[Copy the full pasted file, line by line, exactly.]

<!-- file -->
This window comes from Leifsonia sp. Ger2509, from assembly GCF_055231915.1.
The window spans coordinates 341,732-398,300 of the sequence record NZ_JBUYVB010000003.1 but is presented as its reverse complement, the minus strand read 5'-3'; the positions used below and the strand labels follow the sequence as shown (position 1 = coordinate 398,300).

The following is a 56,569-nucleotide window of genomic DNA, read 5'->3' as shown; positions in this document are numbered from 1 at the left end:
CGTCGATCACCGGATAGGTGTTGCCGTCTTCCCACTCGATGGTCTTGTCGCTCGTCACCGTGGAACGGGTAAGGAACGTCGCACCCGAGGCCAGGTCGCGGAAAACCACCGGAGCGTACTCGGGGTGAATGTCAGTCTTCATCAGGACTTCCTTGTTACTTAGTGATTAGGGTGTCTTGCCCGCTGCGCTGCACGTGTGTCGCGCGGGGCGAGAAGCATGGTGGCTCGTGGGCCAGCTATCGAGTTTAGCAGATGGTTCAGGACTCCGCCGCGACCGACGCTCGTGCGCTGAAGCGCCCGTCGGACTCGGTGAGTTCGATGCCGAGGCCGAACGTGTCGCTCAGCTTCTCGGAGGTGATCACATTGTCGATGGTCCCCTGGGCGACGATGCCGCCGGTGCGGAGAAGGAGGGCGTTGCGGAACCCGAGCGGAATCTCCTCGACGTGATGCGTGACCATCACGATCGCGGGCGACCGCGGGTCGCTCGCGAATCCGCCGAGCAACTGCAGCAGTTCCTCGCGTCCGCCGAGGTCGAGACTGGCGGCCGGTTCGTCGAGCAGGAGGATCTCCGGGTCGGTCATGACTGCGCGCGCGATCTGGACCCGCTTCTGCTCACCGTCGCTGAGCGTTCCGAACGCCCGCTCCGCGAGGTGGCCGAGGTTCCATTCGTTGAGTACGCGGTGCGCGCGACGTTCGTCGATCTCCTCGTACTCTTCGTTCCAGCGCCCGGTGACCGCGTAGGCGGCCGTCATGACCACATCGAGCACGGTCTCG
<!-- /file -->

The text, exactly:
This window comes from Leifsonia sp. Ger2509, from assembly GCF_055231915.1.
The window spans coordinates 341,732-398,300 of the sequence record NZ_JBUYVB010000003.1 but is presented as its reverse complement, the minus strand read 5'-3'; the positions used below and the strand labels follow the sequence as shown (position 1 = coordinate 398,300).

The following is a 56,569-nucleotide window of genomic DNA, read 5'->3' as shown; positions in this document are numbered from 1 at the left end:
CGTCGATCACCGGATAGGTGTTGCCGTCTTCCCACTCGATGGTCTTGTCGCTCGTCACCGTGGAACGGGTAAGGAACGTCGCACCCGAGGCCAGGTCGCGGAAAACCACCGGAGCGTACTCGGGGTGAATGTCAGTCTTCATCAGGACTTCCTTGTTACTTAGTGATTAGGGTGTCTTGCCCGCTGCGCTGCACGTGTGTCGCGCGGGGCGAGAAGCATGGTGGCTCGTGGGCCAGCTATCGAGTTTAGCAGATGGTTCAGGACTCCGCCGCGACCGACGCTCGTGCGCTGAAGCGCCCGTCGGACTCGGTGAGTTCGATGCCGAGGCCGAACGTGTCGCTCAGCTTCTCGGAGGTGATCACATTGTCGATGGTCCCCTGGGCGACGATGCCGCCGGTGCGGAGAAGGAGGGCGTTGCGGAACCCGAGCGGAATCTCCTCGACGTGATGCGTGACCATCACGATCGCGGGCGACCGCGGGTCGCTCGCGAATCCGCCGAGCAACTGCAGCAGTTCCTCGCGTCCGCCGAGGTCGAGACTGGCGGCCGGTTCGTCGAGCAGGAGGATCTCCGGGTCGGTCATGACTGCGCGCGCGATCTGGACCCGCTTCTGCTCACCGTCGCTGAGCGTTCCGAACGCCCGCTCCGCGAGGTGGCCGAGGTTCCATTCGTTGAGTACGCGGTGCGCGCGACGTTCGTCGATCTCCTCGTACTCTTCGTTCCAGCGCCCGGTGACCGCGTAGGCGGCCGTCATGACCACATCGAGCACGGTCTCG